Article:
The argument underpinning the study of college match is that if students enroll in more selective institutions, they will enjoy a host of resources positively associated with admissions selectivity and are thereby more likely to graduate.
New research sheds light on which students and families are using the federal Parent PLUS loans to finance college, which schools they attend, and how they fare.
Are many Black and Latino students enjoying the benefits of the high schools that are perched atop the US News and World Report rankings?
The following chart takes a look at 1,716 four-year colleges and universities to measure their graduation rates (success), net price (affordability), and the share of students enrolled who receive Pell grants (access). How does the school in your sights fare? Use the chart to search by school name or region.
In response to President Obama’s plan to promote college affordability through a federal college ratings system, AEI’s CHER team analyzed where universities lie in terms of access, affordability, and student success. What did we find? Few colleges perform poorly on all three measures, but hardly any perform well on all three, either.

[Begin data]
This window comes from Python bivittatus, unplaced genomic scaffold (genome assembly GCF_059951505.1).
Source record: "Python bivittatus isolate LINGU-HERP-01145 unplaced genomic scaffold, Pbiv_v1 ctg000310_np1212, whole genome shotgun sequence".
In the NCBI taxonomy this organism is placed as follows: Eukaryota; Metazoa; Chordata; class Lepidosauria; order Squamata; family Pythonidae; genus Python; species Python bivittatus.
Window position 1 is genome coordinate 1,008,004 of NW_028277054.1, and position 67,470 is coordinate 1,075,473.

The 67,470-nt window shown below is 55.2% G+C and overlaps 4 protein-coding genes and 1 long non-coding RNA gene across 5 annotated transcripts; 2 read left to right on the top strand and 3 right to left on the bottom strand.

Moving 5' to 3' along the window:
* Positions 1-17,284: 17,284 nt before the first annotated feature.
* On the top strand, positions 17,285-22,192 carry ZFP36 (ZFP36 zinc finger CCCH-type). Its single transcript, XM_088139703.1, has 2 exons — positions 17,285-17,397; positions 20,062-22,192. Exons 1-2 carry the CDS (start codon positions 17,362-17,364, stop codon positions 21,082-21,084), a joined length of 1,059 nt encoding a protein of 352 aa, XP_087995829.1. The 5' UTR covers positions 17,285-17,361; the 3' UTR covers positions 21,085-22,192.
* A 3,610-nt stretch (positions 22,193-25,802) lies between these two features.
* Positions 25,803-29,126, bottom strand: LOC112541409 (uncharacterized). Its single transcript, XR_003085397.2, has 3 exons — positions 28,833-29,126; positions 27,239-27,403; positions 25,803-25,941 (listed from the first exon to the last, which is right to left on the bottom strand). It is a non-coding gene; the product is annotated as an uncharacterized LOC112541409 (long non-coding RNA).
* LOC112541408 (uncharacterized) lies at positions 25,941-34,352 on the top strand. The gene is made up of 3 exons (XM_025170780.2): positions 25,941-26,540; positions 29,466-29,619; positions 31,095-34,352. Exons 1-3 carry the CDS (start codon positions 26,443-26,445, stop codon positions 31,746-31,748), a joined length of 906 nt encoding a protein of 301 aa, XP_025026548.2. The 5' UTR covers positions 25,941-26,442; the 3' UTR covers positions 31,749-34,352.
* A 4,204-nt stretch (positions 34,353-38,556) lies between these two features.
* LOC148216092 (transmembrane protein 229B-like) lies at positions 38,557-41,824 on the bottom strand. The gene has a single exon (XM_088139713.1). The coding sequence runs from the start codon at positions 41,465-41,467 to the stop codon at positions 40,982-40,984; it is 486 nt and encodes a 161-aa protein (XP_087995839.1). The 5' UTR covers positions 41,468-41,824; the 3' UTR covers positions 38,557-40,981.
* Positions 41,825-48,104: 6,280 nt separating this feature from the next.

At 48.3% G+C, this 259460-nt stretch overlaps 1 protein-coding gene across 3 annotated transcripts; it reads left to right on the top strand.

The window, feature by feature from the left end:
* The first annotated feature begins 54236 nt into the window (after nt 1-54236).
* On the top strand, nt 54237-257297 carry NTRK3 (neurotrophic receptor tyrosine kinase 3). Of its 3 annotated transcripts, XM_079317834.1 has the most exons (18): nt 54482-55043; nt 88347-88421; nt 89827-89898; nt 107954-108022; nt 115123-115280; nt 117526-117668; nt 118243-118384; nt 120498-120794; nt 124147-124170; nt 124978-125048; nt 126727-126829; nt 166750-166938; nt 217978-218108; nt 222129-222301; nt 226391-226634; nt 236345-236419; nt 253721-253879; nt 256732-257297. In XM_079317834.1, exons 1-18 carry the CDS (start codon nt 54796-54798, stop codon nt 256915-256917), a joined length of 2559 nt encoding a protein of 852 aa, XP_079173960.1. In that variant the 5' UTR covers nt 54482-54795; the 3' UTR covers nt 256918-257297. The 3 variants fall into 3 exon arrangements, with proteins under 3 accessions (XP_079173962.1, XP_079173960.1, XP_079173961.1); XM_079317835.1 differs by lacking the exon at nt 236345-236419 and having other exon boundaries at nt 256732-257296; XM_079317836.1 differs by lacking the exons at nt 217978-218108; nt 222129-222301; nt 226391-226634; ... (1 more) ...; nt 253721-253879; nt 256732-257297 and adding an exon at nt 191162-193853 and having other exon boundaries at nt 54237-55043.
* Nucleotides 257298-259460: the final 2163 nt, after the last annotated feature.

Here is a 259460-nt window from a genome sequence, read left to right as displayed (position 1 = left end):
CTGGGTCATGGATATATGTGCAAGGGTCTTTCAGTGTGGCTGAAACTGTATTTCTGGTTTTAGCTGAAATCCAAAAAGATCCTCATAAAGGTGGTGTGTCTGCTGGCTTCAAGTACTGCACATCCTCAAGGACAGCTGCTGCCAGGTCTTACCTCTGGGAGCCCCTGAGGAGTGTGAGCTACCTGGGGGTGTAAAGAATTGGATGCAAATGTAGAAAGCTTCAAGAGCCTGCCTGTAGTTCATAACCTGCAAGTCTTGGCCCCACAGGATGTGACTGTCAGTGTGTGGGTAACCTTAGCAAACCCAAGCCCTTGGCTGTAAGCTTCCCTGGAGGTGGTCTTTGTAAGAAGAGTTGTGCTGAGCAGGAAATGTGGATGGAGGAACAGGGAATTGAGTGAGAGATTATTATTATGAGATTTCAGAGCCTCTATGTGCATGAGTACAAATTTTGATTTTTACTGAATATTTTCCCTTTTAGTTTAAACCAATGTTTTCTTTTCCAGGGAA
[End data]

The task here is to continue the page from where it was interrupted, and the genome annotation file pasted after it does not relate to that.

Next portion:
In response to President Obama’s plan to promote college affordability through a federal college ratings system, AEI’s Center on Higher Education Reform analyzes the current higher education environment to see where universities lie in terms of access, affordability, and student success.
The Obama administration has made higher education a policy priority, but to truly help students escape undermatch the White House must solidify their higher education agenda and promote policies that urge counselors & teachers to match their students’ efforts.
As colleges face mounting student applications, there is little incentive to create new, open seats, let alone seats specifically for low-income students. Yet, with changing demographics, it it becoming even more important to ensure that low-income students are given an equal opportunity to dance.